Plants of
South Australia
Argentipallium obtusifolium
Compositae
Blunt Everlasting
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Regional Species Conservation Assessments per IBRA subregion.
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Near threatened
Rare
Vulnerable
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Adelaide
Arkaroola
Ceduna
Coober Pedy
Hawker
Innamincka
Marla
Marree
Mount Gambier
Oodnadatta
Renmark
Wudinna
Keith
Yunta
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Botanical art

Kath Alcock paintings: 4.

Etymology

Argentipallium from the Latin 'argenteus' meaning silver and 'pallium' meaning mantle; a reference to the silvery indumentum that covers leaves and branches of some species. Obtusifolium from the Latin 'obtusus' meaning blunt and 'folium' meaning leaf, referring to the species blunt-pointed leaves.

Distribution and status

Found in the southern part of South Australia from Eyre Peninsula to the lower South-east, growing in mallee heath on deep sandy soils. Also found in New South Wales, Victoria and Tasmania. Native. Common in South Australia. Uncommon in New South Wales. Common in the other States.
Herbarium regions: Eyre Peninsula, Northern Lofty, Murray, Yorke Peninsula, Southern Lofty, Kangaroo Island, South Eastern
NRM regions: Adelaide and Mount Lofty Ranges, Eyre Peninsula, Kangaroo Island, Northern and Yorke, South Australian Murray-Darling Basin, South East
AVH map: SA distribution map (external link)

Plant description

Twiggy much-branched perennial herb to 30 cm high with silvery-white branches. Leaves narrow-oblanceolate to 25 mm long and 2 mm wide, upper surface glabrous, lower surface silvery-white woolly. Solitary white flower-heads at terminal on erect leafy stalk. Flowering between September and November. Fruits are white papery daisy. Seeds are dark brown oblong seed to 1 mm long covered with scattered crystal like hairs, with pappus to 3 mm long. Seed embryo type is spatulate fully developed.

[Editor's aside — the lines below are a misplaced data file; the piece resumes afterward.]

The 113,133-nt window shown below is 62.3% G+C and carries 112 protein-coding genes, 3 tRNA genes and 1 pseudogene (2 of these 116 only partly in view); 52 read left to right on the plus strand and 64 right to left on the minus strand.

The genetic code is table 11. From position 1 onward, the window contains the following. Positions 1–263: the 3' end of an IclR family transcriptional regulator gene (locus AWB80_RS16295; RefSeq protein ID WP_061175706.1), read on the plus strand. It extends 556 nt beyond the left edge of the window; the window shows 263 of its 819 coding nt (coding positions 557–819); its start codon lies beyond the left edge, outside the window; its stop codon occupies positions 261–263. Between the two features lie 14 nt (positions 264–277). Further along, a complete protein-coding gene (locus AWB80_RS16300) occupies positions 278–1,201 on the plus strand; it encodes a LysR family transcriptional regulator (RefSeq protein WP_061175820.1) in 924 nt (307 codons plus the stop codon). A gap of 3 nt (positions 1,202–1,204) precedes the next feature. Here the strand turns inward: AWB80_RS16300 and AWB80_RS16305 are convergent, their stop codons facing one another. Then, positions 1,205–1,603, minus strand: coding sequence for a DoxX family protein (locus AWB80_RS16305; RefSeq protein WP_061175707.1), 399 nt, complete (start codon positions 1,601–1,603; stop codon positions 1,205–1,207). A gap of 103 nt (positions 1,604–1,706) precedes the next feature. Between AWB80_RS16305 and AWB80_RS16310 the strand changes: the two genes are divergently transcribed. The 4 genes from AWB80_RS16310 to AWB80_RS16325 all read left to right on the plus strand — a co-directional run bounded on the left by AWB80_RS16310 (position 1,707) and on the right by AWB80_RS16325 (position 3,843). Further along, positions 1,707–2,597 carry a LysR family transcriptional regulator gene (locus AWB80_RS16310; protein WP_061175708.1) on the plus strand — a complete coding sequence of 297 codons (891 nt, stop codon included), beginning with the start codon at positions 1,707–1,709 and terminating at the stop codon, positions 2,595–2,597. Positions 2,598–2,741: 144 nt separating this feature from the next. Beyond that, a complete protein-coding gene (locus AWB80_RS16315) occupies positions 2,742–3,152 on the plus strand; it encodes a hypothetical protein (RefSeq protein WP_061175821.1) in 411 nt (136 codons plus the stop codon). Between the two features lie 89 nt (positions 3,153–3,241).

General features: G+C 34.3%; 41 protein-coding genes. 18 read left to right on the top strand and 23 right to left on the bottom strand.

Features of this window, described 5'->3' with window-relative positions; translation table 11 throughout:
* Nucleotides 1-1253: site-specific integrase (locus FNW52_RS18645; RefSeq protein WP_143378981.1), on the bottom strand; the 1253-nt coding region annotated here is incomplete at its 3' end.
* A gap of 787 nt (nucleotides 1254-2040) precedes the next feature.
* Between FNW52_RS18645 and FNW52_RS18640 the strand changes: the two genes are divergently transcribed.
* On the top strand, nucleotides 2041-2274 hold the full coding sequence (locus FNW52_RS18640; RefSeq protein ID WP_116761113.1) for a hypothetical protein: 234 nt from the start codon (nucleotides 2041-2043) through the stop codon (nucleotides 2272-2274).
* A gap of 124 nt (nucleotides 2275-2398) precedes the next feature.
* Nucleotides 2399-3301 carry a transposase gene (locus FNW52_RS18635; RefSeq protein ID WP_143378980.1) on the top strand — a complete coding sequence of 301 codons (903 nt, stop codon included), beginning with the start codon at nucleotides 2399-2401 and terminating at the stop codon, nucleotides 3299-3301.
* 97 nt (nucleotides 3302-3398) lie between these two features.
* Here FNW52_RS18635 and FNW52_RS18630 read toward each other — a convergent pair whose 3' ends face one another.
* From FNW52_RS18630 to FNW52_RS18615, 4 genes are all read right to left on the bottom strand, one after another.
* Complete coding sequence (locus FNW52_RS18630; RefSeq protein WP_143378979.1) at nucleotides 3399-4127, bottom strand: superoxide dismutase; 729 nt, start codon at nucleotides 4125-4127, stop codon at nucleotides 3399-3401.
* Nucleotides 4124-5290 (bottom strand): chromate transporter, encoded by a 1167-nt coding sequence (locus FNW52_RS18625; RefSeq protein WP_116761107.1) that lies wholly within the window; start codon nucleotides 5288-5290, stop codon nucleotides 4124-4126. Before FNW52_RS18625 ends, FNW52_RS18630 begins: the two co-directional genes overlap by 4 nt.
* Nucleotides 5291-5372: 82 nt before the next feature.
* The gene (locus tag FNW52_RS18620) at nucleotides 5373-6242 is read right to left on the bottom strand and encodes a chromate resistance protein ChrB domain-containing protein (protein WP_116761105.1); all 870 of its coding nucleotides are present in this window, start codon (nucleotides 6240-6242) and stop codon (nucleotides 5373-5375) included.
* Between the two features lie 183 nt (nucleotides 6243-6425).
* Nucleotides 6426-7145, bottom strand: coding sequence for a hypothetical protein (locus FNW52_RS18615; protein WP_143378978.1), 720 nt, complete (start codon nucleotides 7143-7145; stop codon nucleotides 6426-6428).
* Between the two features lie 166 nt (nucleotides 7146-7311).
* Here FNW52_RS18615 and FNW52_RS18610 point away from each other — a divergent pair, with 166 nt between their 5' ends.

Seed collection and propagation

Collect seeds between October and January. Collect mature daisy heads that are starting to dry off, should easily come off by hand. Place the heads in a tray for a week to dry. Then rub the heads gently with your hands to dislodge the seeds. Viable seeds will be round and hard. Store the seeds with a desiccant such as dried silica beads or dry rice, in an air tight container in a cool and dry place. From one collection, the seed viability was high, at 90%. Seeds are non-dormant, viable seed should germinate readily.

Seeds stored:
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LocationNo. of seeds
(weight grams)
Number
of plants
Date
collected
Collection number
Collection location
Date
stored
% ViabilityStorage
temperature
BGA 
MSB
16,450 (3.62 g)
16,450 (3.62 g)
100+23-Oct-2006DJD616
South Eastern
1-Aug-200790%-18°C
Location: BGA — the seeds are stored at the Adelaide Botanic Gardens, MSB — the seeds are stored at the Millennium Seed Bank, Kew, England.
Number of plants: This is the number of plants from which the seeds were collected.
Collection location: The Herbarium of South Australia's region name.
% Viability: Percentage of filled healthy seeds determined by a cut test or x-ray.